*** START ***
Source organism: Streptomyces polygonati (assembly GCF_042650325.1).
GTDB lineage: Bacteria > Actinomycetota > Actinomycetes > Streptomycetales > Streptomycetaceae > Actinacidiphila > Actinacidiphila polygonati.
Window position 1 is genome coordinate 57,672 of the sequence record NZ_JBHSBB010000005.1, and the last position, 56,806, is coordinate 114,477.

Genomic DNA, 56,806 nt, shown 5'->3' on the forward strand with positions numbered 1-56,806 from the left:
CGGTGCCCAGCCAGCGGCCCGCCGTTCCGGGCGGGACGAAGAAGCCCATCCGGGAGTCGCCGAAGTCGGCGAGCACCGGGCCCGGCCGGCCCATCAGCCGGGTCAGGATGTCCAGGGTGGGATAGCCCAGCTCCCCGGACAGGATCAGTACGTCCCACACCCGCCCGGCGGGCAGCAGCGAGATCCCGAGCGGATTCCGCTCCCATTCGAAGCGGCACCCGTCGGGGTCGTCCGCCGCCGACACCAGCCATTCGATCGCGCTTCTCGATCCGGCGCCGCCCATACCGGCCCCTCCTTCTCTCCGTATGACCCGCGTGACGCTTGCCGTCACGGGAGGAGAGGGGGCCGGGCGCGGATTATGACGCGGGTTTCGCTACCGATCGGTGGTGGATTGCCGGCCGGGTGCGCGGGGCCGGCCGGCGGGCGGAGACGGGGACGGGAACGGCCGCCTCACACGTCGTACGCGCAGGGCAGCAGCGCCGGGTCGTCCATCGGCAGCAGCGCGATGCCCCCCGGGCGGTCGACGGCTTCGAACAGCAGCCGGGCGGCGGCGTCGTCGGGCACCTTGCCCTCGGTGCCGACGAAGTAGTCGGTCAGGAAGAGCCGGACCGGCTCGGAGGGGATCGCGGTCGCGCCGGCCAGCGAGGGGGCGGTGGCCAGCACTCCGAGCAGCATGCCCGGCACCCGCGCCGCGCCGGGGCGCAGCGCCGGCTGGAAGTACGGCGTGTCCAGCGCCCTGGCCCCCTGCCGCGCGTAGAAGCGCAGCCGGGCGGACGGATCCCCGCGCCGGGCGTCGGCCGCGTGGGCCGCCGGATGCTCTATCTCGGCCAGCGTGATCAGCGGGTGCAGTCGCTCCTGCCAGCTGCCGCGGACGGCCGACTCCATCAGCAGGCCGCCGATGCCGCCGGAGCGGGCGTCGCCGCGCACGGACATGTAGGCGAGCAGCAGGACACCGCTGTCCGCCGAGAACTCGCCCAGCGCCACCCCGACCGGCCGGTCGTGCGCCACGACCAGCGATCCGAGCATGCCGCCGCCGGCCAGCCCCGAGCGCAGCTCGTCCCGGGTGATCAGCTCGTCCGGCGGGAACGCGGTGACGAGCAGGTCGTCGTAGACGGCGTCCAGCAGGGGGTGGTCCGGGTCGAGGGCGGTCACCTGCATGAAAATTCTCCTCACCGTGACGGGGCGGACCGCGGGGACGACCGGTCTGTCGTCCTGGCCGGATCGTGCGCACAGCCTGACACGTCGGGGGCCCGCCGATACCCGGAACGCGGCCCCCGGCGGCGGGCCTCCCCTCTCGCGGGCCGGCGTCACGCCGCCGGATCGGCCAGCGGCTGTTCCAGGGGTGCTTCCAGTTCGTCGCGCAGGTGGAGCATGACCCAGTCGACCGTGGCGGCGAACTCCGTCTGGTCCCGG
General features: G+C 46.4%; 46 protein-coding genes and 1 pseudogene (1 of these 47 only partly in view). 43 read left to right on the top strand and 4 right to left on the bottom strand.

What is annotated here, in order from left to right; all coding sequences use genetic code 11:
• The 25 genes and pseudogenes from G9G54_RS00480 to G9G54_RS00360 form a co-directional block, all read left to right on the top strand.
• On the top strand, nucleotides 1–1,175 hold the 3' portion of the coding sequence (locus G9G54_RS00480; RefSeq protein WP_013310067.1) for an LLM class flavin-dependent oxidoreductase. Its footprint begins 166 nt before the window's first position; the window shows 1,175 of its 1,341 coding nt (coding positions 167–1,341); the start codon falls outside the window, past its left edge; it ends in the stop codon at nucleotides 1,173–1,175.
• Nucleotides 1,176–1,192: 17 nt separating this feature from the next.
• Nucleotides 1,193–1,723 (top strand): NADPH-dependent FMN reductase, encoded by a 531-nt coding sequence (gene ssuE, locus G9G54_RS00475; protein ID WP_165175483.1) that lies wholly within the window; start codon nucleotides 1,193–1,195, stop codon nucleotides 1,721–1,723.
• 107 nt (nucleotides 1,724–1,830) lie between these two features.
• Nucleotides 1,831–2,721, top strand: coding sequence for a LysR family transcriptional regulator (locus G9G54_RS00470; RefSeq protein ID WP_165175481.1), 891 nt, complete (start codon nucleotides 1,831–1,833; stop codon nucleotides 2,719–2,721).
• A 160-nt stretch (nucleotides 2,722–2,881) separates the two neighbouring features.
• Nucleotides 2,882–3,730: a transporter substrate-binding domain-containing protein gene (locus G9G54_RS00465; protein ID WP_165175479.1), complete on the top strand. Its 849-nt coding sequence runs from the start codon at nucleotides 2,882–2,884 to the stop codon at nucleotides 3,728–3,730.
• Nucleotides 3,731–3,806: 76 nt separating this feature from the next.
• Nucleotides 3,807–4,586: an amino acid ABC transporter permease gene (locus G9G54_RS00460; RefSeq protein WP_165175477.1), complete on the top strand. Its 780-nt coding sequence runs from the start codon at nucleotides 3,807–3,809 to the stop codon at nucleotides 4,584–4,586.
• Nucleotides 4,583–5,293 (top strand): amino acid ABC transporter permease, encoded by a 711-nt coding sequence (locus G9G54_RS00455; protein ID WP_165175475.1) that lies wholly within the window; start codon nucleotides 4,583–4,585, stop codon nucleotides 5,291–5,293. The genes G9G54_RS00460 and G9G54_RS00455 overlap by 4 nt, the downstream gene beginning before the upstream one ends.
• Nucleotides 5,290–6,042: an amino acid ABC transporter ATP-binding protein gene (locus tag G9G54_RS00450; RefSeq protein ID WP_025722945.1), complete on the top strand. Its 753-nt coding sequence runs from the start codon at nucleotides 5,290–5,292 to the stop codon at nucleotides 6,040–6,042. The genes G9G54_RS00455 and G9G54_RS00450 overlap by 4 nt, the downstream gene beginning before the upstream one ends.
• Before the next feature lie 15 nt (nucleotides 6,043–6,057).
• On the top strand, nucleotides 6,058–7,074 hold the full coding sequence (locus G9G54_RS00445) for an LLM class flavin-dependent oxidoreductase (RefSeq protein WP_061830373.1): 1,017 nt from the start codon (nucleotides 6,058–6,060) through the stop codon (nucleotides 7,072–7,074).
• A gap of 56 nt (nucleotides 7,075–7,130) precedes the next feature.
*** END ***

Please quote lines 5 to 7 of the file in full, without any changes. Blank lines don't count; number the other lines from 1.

CGGTGCCCAGCCAGCGGCCCGCCGTTCCGGGCGGGACGAAGAAGCCCATCCGGGAGTCGCCGAAGTCGGCGAGCACCGGGCCCGGCCGGCCCATCAGCCGGGTCAGGATGTCCAGGGTGGGATAGCCCAGCTCCCCGGACAGGATCAGTACGTCCCACACCCGCCCGGCGGGCAGCAGCGAGATCCCGAGCGGATTCCGCTCCCATTCGAAGCGGCACCCGTCGGGGTCGTCCGCCGCCGACACCAGCCATTCGATCGCGCTTCTCGATCCGGCGCCGCCCATACCGGCCCCTCCTTCTCTCCGTATGACCCGCGTGACGCTTGCCGTCACGGGAGGAGAGGGGGCCGGGCGCGGATTATGACGCGGGTTTCGCTACCGATCGGTGGTGGATTGCCGGCCGGGTGCGCGGGGCCGGCCGGCGGGCGGAGACGGGGACGGGAACGGCCGCCTCACACGTCGTACGCGCAGGGCAGCAGCGCCGGGTCGTCCATCGGCAGCAGCGCGATGCCCCCCGGGCGGTCGACGGCTTCGAACAGCAGCCGGGCGGCGGCGTCGTCGGGCACCTTGCCCTCGGTGCCGACGAAGTAGTCGGTCAGGAAGAGCCGGACCGGCTCGGAGGGGATCGCGGTCGCGCCGGCCAGCGAGGGGGCGGTGGCCAGCACTCCGAGCAGCATGCCCGGCACCCGCGCCGCGCCGGGGCGCAGCGCCGGCTGGAAGTACGGCGTGTCCAGCGCCCTGGCCCCCTGCCGCGCGTAGAAGCGCAGCCGGGCGGACGGATCCCCGCGCCGGGCGTCGGCCGCGTGGGCCGCCGGATGCTCTATCTCGGCCAGCGTGATCAGCGGGTGCAGTCGCTCCTGCCAGCTGCCGCGGACGGCCGACTCCATCAGCAGGCCGCCGATGCCGCCGGAGCGGGCGTCGCCGCGCACGGACATGTAGGCGAGCAGCAGGACACCGCTGTCCGCCGAGAACTCGCCCAGCGCCACCCCGACCGGCCGGTCGTGCGCCACGACCAGCGATCCGAGCATGCCGCCGCCGGCCAGCCCCGAGCGCAGCTCGTCCCGGGTGATCAGCTCGTCCGGCGGGAACGCGGTGACGAGCAGGTCGTCGTAGACGGCGTCCAGCAGGGGGTGGTCCGGGTCGAGGGCGGTCACCTGCATGAAAATTCTCCTCACCGTGACGGGGCGGACCGCGGGGACGACCGGTCTGTCGTCCTGGCCGGATCGTGCGCACAGCCTGACACGTCGGGGGCCCGCCGATACCCGGAACGCGGCCCCCGGCGGCGGGCCTCCCCTCTCGCGGGCCGGCGTCACGCCGCCGGATCGGCCAGCGGCTGTTCCAGGGGTGCTTCCAGTTCGTCGCGCAGGTGGAGCATGACCCAGTCGACCGTGGCGGCGAACTCCGTCTGGTCCCGG
General features: G+C 46.4%; 46 protein-coding genes and 1 pseudogene (1 of these 47 only partly in view). 43 read left to right on the top strand and 4 right to left on the bottom strand.

What is annotated here, in order from left to right; all coding sequences use genetic code 11: